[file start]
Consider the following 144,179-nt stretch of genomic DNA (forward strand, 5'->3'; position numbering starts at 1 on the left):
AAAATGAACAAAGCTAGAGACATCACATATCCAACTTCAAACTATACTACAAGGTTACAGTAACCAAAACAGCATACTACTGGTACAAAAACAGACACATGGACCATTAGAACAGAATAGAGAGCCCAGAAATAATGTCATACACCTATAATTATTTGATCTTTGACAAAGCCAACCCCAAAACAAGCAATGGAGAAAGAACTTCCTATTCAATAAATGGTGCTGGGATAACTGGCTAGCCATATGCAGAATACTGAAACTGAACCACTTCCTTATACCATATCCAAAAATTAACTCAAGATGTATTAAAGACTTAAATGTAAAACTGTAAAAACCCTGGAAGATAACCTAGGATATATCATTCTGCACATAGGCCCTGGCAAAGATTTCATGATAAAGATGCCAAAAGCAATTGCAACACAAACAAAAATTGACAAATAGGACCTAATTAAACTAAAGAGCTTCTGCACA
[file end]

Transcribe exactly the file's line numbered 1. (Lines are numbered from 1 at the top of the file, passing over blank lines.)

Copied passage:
Consider the following 144,179-nt stretch of genomic DNA (forward strand, 5'->3'; position numbering starts at 1 on the left):